No name change transaction was required due to me owning TIVO not TOVI shares originally
    so the only outstanding issue if these shares were in a brokerge acct instead of IRA, do the now r.split share balance carry the original purchase date and was is the basis when shares are sold... again doesn't affect me (tax consequences) for a transaction in an IRA since it will all be tax at retirement (withdrawal time)... it is not a ROTH IRA but Standard one.

    do the now r.split share balance carry the original purchase date and was is the basis when shares are sold... 
    Something got scrambled in that part of your message.  

    IMO, the same process should be used regardless of the account type.  A rigorous process will make it easier to get realistic performance calculations (in particular, average annual return, aka IRR), but that is not a need for everyone.  YMMV.

    Glad you found a solution that fits your needs.  
     
  • Rascal
    Rascal Member ✭✭
    edited February 2017

    My TIVO stock was in an IRA so no tax ramifications on my reorg..
    I recorded a divident for the cash part of the transaction... could have done return of capital... in IRA it is the same..
    applied a reverse stock split per the exchange ratio that led to fractional shares, which is fine
    entered misc exp for $20 reorg fee by Etrade
    then sold the fractional share at the quoted amount...
    a total of 4 transactions for my situation
    No name change transaction was required due to me owning TIVO not TOVI shares originally
    so the only outstanding issue if these shares were in a brokerge acct instead of IRA, do the now r.split share balance carry the original purchase date and was is the basis when shares are sold... again doesn't affect me (tax consequences) for a transaction in an IRA since it will all be tax at retirement (withdrawal time)... it is not a ROTH IRA but Standard one.

    It is unclear to me if the purchase basis date changes, it would not matter in my case where shares are in a pre-tax (Non Roth) IRA.  That money hasn't been taxed yet.  I think you would have to research that further if your shares are in a regular brokerage account with immediate (or annual tax prep) tax consequences.  What I meant by the dividend vs. capital return in my case being the same, is once again no tax consequences in an IRA.. whereas there might or would be in a brokerage acct.  Sorry for the typos, I guess I was getting tired when right "divident" and "TOVI".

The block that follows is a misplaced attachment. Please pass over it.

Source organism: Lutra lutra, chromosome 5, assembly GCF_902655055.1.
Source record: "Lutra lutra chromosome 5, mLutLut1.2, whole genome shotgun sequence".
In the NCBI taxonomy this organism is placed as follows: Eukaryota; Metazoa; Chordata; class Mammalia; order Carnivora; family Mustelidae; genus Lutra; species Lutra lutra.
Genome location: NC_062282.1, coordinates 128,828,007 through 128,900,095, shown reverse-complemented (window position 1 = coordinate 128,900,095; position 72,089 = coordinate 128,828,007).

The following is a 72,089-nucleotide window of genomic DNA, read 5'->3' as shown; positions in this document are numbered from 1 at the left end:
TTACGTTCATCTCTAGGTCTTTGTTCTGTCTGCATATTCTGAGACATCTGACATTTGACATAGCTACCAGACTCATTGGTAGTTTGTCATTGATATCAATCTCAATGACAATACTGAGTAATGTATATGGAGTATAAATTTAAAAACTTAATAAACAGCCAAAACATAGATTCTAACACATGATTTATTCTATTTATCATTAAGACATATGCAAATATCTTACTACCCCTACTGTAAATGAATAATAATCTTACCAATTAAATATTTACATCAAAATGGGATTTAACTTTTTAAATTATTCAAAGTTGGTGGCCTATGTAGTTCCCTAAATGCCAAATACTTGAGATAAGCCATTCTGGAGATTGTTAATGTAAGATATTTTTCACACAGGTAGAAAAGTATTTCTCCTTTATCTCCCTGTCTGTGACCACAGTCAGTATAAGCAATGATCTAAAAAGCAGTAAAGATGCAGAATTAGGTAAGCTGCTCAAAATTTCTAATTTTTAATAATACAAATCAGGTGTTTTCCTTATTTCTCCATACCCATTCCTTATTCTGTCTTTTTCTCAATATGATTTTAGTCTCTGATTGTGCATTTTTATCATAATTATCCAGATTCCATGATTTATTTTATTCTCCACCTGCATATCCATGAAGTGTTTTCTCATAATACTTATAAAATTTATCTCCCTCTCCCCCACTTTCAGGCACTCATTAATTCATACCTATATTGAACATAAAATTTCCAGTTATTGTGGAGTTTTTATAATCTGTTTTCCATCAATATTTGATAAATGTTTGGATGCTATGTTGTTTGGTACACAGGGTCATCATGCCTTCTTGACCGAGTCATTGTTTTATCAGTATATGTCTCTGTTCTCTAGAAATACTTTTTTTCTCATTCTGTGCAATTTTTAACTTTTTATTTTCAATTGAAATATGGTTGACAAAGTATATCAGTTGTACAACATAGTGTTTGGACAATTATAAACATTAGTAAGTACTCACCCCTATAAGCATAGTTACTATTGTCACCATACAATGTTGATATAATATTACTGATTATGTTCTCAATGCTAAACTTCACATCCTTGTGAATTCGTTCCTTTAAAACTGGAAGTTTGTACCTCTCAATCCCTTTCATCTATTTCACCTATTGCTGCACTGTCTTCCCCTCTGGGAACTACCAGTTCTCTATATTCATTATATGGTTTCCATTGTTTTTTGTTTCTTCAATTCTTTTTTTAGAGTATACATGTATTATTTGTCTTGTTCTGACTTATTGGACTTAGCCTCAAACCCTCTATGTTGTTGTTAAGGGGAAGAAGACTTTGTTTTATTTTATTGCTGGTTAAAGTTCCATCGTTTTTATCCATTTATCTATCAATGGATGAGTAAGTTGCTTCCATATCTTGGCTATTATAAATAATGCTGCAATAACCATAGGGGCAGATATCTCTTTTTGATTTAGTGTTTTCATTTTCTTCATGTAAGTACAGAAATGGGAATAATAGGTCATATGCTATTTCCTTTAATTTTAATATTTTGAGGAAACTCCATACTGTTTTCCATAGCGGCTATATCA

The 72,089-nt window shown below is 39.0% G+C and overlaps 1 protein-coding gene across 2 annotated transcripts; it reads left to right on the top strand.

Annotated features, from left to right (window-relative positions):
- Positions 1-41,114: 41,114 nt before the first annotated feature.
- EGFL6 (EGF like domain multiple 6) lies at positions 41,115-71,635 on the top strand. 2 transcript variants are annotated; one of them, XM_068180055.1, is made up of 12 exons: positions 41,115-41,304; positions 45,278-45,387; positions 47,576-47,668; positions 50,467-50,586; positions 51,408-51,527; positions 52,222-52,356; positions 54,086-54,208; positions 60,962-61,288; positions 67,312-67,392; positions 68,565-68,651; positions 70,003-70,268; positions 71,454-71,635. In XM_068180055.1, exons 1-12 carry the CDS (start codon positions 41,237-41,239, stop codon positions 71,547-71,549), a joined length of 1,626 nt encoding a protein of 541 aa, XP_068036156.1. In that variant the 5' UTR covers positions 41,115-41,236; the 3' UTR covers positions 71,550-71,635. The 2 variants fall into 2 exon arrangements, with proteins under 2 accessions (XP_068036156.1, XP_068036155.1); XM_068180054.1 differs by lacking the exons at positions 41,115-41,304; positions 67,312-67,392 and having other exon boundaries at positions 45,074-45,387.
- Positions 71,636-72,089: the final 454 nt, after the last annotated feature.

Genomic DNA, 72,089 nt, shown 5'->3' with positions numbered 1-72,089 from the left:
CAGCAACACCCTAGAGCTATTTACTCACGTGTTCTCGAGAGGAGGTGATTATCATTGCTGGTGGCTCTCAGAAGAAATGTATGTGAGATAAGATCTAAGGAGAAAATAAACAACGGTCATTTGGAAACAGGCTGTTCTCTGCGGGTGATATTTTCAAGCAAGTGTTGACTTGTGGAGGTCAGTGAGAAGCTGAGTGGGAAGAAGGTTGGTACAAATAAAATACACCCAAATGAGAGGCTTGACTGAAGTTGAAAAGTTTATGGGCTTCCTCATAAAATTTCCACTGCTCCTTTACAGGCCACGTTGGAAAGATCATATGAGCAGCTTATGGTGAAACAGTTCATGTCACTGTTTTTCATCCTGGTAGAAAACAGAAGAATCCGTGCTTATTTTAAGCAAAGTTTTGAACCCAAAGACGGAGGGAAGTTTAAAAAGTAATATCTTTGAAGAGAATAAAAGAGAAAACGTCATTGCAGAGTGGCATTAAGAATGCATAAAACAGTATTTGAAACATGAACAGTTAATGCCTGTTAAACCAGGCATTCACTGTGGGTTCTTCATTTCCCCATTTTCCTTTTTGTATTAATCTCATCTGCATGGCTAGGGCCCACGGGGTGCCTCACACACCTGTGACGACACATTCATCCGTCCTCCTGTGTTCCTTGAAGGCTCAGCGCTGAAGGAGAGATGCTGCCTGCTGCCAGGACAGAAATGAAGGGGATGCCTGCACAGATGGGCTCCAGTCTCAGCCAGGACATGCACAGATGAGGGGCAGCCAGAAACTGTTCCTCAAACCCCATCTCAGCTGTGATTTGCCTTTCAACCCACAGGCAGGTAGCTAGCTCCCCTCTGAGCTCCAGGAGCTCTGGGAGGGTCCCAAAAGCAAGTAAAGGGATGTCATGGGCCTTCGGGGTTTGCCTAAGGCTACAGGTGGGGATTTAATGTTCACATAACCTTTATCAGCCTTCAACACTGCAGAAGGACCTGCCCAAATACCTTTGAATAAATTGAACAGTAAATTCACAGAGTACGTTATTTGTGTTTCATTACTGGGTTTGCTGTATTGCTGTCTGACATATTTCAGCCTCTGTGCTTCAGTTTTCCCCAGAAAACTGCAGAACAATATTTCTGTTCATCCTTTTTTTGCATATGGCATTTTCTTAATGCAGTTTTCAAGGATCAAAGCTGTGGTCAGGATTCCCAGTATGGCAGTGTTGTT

• q_lurker
    q_lurker SuperUser ✭✭✭✭✭
    edited February 2017

    My TIVO stock was in an IRA so no tax ramifications on my reorg..
    I recorded a divident for the cash part of the transaction... could have done return of capital... in IRA it is the same..
    applied a reverse stock split per the exchange ratio that led to fractional shares, which is fine
    entered misc exp for $20 reorg fee by Etrade
    then sold the fractional share at the quoted amount...
    a total of 4 transactions for my situation
    No name change transaction was required due to me owning TIVO not TOVI shares originally
    so the only outstanding issue if these shares were in a brokerge acct instead of IRA, do the now r.split share balance carry the original purchase date and was is the basis when shares are sold... again doesn't affect me (tax consequences) for a transaction in an IRA since it will all be tax at retirement (withdrawal time)... it is not a ROTH IRA but Standard one.

    It is unclear to me if the purchase basis date changes, ... 
    It is my understanding that the basis date does not change.  (In some cases it does change).  That is why in my steps c) and d) above, I Remove Shares and Add Shares -- to reset the acquisition date back to that of the original lot.  

    As you note, such an issue is not applicable in a retirement account.  At the same time, I see no harm in doing that within the retirement account.  Personal choice.   
  • Rascal
    Rascal Member ✭✭
    edited February 2017

    My TIVO stock was in an IRA so no tax ramifications on my reorg..
    I recorded a divident for the cash part of the transaction... could have done return of capital... in IRA it is the same..
    applied a reverse stock split per the exchange ratio that led to fractional shares, which is fine
    entered misc exp for $20 reorg fee by Etrade
    then sold the fractional share at the quoted amount...
    a total of 4 transactions for my situation
    No name change transaction was required due to me owning TIVO not TOVI shares originally
    so the only outstanding issue if these shares were in a brokerge acct instead of IRA, do the now r.split share balance carry the original purchase date and was is the basis when shares are sold... again doesn't affect me (tax consequences) for a transaction in an IRA since it will all be tax at retirement (withdrawal time)... it is not a ROTH IRA but Standard one.

    It is simply not needed in a retirement account... shortcuts I tell you - shortcuts.
  • Unknown
    Unknown Member
    edited March 2017
    q.lurker said:

    Alternate answer:  
    It is all a matter of how closely you want your Quicken data to reflect the tax consequences - current and future.

    Per the FAQ portion of the prospectus for this merger:  

    U.S. holders of TiVo common stock generally will recognize gain, but not loss, on the exchange of
    TiVo common stock for a combination of New Parent common stock and cash equal to the lesser of: